Results 1 to 8 of 8

Math Help - altitude equation

  1. #1
    Senior Member euclid2's Avatar
    Joined
    May 2008
    From
    Ottawa, Canada
    Posts
    400
    Awards
    1

    altitude equation

    Given the vertices of a triangle P(3,7), Q(-8,2), R(-4,-9) determine the equation of altitude that passes through the point P.
    The slope of P is 4/11, is what I have
    Please help
    Last edited by euclid2; July 10th 2008 at 11:06 PM.
    Follow Math Help Forum on Facebook and Google+

  2. #2
    Senior Member nikhil's Avatar
    Joined
    Jun 2008
    Posts
    292
    Slope of point P is 4/11.
    Points do not have slopes.
    Is it slope of altitude?
    Follow Math Help Forum on Facebook and Google+

  3. #3
    Senior Member euclid2's Avatar
    Joined
    May 2008
    From
    Ottawa, Canada
    Posts
    400
    Awards
    1
    The slope of the line passing through the point is 4/11.
    I first calculated the slope of QR, which was -11/4, and p is a perpendicular bisector of that line so it is the negative reciprocal 4/11 which is passing through the point P.
    Follow Math Help Forum on Facebook and Google+

  4. #4
    Senior Member nikhil's Avatar
    Joined
    Jun 2008
    Posts
    292
    Ok so what i have understood is that slope of line(altitude) passing throug P whose equation is to be written is 4/11. Did you mean the same?
    Follow Math Help Forum on Facebook and Google+

  5. #5
    Senior Member euclid2's Avatar
    Joined
    May 2008
    From
    Ottawa, Canada
    Posts
    400
    Awards
    1
    My understanding is that the slope passing through p is 4/11, yes.
    The equation of a line im y=mx+b
    If you plug in the co-ordinates for P you will get this
    7=4/11(3)+b
    i am unable to figure it out from here
    Follow Math Help Forum on Facebook and Google+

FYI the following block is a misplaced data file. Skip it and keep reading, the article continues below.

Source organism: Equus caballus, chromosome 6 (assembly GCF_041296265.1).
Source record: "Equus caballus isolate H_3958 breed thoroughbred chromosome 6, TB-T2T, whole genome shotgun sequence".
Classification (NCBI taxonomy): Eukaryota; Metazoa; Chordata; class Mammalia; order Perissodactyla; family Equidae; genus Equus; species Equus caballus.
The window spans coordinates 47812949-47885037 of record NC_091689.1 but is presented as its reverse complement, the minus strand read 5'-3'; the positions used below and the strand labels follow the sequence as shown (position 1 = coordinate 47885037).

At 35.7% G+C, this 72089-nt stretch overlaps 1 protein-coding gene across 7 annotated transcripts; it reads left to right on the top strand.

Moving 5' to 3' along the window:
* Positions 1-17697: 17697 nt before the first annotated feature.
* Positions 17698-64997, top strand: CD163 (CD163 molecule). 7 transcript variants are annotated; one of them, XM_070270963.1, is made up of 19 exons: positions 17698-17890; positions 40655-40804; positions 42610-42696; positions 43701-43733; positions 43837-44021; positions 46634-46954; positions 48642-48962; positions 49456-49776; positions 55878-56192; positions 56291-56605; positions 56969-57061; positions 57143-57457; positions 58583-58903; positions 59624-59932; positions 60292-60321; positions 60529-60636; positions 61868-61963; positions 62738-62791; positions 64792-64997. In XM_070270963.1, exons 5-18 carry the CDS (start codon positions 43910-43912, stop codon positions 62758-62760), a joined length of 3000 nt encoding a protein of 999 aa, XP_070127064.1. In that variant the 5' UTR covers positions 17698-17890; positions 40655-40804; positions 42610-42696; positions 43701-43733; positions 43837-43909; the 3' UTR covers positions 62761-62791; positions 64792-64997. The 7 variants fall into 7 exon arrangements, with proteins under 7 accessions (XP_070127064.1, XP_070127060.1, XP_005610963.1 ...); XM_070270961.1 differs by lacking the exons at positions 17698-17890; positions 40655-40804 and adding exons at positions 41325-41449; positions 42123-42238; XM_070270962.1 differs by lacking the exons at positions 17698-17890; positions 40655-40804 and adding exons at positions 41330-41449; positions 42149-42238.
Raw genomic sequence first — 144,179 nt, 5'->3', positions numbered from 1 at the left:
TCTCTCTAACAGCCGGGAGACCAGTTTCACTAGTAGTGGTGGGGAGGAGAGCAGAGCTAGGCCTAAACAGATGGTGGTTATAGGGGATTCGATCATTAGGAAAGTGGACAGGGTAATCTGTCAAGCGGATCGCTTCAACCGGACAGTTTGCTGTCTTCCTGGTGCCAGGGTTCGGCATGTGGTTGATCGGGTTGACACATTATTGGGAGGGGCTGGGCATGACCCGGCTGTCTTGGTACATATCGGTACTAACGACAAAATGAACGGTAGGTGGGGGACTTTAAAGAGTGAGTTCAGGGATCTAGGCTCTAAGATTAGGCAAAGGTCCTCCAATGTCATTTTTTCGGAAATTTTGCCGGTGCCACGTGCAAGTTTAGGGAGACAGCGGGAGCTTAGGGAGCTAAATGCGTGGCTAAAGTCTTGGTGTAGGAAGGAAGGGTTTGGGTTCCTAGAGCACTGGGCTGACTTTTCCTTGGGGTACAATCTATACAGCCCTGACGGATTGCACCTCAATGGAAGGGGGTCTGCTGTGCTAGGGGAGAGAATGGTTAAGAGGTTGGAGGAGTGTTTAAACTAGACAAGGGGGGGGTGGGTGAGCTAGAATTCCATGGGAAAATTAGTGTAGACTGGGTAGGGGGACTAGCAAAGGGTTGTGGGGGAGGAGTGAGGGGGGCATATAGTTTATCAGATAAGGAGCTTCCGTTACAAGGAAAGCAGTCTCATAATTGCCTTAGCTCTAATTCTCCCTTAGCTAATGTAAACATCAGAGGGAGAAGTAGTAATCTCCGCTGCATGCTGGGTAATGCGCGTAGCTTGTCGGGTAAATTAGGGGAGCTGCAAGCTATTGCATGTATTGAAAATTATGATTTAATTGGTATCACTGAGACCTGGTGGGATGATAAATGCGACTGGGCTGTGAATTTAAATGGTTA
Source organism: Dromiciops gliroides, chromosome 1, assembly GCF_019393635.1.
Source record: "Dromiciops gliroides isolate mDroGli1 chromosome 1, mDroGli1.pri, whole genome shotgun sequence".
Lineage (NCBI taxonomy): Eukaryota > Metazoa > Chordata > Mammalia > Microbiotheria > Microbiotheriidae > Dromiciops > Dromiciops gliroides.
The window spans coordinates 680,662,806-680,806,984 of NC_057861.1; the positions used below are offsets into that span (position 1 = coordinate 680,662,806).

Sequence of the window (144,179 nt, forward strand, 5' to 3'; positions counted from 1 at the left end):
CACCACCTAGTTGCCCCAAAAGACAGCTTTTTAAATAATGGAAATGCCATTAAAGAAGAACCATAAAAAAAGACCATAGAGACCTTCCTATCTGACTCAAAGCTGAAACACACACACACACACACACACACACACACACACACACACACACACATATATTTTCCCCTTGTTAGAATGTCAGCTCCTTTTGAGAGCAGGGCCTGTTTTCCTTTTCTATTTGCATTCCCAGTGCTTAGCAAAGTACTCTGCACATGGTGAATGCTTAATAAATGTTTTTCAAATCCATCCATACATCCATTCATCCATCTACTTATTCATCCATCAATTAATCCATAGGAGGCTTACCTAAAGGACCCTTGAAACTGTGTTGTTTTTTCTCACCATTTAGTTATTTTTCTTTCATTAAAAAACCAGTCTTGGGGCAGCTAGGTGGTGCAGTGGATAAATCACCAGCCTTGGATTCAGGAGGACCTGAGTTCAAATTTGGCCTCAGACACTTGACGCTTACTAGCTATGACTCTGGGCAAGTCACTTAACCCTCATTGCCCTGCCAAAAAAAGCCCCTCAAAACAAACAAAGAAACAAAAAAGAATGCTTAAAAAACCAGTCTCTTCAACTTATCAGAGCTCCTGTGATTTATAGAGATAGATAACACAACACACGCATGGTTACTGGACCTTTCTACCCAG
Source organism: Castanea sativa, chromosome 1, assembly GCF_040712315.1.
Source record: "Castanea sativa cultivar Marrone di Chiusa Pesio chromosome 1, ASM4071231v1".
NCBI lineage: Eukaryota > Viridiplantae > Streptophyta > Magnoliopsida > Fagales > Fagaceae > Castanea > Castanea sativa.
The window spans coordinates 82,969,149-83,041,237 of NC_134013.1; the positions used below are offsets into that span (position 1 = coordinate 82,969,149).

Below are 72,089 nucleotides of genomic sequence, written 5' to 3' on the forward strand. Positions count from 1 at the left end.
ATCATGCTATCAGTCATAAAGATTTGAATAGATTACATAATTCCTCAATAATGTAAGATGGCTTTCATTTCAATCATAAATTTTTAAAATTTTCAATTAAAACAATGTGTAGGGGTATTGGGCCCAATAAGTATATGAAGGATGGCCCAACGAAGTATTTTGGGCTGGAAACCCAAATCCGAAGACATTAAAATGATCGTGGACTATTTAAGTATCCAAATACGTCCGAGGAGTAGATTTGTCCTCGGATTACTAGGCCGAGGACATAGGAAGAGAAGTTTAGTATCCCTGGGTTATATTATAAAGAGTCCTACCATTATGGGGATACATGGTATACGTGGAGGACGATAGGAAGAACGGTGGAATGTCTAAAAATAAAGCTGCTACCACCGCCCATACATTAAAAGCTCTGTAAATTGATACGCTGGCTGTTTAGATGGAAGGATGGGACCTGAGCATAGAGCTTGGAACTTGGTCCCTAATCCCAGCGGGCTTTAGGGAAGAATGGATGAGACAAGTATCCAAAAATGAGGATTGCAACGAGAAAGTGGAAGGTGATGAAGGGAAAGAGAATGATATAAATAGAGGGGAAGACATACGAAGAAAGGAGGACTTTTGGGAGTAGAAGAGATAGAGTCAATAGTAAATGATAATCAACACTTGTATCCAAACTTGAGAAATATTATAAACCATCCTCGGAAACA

6. #6
    Senior Member nikhil's Avatar
    Joined
    Jun 2008
    Posts
    292
    Quote Originally Posted by euclid2 View Post
    My understanding is that the slope passing through p is 4/11, yes.
    The equation of a line im y=mx+b
    If you plug in the co-ordinates for P you will get this
    7=4/11(3)+b
    i am unable to figure it out from here
    See Equation of any line can be written as y=mx+b.
    One should know the value of m and b.you have calculated m=4/11.but still don't know b.
    By 7=4/11(3)+b we can get value of b that is
    b=7-12/11
    now put the value of m and b in y=mx+b and you will get the desired equation.now any problem?Feel free to ask.
    Follow Math Help Forum on Facebook and Google+

  7. #7
    Senior Member euclid2's Avatar
    Joined
    May 2008
    From
    Ottawa, Canada
    Posts
    400
    Awards
    1
    Ok but now we must make a final product
    y=4/11+7-12/11
    Is that how the final product is or do we have to simplify 7-12/11 before putting it into the final product, if so how?

    Thanks
    Follow Math Help Forum on Facebook and Google+

  8. #8
    Senior Member nikhil's Avatar
    Joined
    Jun 2008
    Posts
    292
    Quote Originally Posted by euclid2 View Post
    Ok but now we must make a final product
    y=4/11+7-12/11
    Is that how the final product is or do we have to simplify 7-12/11 before putting it into the final product, if so how?

    Thanks
    No. The final product is
    y=4/11 (x)+7-12/11
    don't forget 1)x and 2)completing calculation of
    7-12/11.
    May be you should think about the concepts like how an equation can represent a line,what parameters are needee and why.this will make your understanding very clear.
    Follow Math Help Forum on Facebook and Google+

Similar Math Help Forum Discussions

  1. Altitude
    Posted in the Geometry Forum
    Replies: 6
    Last Post: February 21st 2010, 05:10 AM
  2. Finding Altitude
    Posted in the Trigonometry Forum
    Replies: 1
    Last Post: February 15th 2010, 06:46 PM
  3. physics: model rocket altitude equation
    Posted in the Math Topics Forum
    Replies: 6
    Last Post: September 1st 2009, 06:25 PM
  4. Given the altitude:
    Posted in the Geometry Forum
    Replies: 1
    Last Post: May 20th 2009, 02:00 AM
  5. Altitude Length
    Posted in the Geometry Forum
    Replies: 5
    Last Post: March 15th 2007, 01:50 PM

Search Tags


/mathhelpforum @mathhelpforum